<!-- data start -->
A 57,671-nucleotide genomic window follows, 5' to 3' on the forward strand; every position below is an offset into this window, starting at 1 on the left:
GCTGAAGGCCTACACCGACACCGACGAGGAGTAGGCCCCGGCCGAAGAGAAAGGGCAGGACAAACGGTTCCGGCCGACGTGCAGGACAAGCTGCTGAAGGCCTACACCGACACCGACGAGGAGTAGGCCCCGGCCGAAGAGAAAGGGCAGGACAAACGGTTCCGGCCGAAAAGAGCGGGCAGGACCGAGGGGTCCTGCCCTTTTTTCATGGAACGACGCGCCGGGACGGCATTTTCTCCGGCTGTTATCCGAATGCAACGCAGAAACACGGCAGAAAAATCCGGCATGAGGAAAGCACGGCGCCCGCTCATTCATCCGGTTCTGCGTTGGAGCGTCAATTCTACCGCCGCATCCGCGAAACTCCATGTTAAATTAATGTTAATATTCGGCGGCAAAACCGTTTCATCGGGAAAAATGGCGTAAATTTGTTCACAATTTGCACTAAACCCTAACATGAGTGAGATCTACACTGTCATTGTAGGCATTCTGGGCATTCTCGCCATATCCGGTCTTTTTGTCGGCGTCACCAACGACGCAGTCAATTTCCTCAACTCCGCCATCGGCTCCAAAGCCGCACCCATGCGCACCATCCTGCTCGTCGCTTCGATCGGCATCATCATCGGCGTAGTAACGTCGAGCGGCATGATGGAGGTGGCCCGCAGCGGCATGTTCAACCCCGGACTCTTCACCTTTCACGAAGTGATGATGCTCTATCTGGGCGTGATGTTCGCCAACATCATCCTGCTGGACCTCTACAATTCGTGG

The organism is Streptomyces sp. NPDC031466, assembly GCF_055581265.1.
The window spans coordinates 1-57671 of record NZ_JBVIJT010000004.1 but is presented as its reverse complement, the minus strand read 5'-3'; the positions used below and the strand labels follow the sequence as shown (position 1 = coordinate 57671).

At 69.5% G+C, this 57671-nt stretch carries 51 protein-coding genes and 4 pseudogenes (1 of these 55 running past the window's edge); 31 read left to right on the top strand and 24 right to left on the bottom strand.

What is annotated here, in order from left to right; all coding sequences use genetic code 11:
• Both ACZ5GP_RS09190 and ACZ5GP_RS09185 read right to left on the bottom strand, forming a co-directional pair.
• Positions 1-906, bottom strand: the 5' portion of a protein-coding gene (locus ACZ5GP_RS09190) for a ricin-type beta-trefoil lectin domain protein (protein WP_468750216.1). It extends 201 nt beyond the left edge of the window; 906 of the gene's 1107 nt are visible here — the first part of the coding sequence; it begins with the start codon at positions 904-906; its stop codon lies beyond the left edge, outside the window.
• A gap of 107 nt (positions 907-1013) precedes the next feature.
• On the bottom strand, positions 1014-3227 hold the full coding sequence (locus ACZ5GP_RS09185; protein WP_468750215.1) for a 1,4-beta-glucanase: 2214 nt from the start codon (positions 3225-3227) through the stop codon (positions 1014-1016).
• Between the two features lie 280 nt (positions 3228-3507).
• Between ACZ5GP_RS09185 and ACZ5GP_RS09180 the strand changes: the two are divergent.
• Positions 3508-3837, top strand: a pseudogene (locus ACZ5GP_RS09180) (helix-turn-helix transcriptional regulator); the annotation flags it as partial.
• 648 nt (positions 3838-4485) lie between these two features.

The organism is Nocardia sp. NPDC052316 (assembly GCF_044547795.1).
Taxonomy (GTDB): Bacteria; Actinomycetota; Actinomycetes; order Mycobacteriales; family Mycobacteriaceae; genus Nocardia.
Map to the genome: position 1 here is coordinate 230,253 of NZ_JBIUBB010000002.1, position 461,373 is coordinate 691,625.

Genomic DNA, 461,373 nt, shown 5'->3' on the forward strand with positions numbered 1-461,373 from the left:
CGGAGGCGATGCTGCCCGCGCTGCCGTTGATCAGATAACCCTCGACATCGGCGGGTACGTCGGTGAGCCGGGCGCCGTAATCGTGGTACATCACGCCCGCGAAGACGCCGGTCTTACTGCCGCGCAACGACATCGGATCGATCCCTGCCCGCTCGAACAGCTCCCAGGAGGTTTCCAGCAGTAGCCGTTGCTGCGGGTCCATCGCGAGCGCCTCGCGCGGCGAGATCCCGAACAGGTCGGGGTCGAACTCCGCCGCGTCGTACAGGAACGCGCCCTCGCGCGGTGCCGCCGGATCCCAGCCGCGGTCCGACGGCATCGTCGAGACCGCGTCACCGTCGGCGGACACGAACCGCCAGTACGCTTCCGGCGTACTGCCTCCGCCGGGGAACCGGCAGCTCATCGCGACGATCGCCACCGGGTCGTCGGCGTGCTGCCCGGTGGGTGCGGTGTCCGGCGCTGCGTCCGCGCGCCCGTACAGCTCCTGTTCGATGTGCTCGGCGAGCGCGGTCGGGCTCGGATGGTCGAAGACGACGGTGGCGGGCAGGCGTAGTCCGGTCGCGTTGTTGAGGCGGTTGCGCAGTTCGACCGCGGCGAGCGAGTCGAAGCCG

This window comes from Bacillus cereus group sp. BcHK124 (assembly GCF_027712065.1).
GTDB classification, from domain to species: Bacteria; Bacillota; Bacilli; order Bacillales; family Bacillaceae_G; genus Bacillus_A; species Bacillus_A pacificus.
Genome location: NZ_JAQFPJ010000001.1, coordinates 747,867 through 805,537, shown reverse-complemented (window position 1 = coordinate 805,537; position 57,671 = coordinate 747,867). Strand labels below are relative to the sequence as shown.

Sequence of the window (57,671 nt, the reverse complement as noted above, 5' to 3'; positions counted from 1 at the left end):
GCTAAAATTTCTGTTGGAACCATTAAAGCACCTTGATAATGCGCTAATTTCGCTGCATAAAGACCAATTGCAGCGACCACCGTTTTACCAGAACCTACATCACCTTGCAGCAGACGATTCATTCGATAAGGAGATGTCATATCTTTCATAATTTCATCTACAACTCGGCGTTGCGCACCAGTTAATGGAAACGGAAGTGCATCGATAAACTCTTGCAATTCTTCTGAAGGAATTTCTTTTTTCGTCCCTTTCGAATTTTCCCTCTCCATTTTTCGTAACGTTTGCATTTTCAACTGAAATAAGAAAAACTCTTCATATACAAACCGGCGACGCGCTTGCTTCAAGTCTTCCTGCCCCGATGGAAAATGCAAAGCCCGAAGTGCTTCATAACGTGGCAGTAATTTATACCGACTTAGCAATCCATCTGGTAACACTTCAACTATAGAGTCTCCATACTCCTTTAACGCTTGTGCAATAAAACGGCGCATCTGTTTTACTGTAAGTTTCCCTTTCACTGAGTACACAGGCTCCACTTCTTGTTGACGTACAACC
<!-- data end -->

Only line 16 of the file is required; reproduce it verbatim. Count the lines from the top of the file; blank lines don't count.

Taxonomy (GTDB): Bacteria; Actinomycetota; Actinomycetes; order Mycobacteriales; family Mycobacteriaceae; genus Nocardia.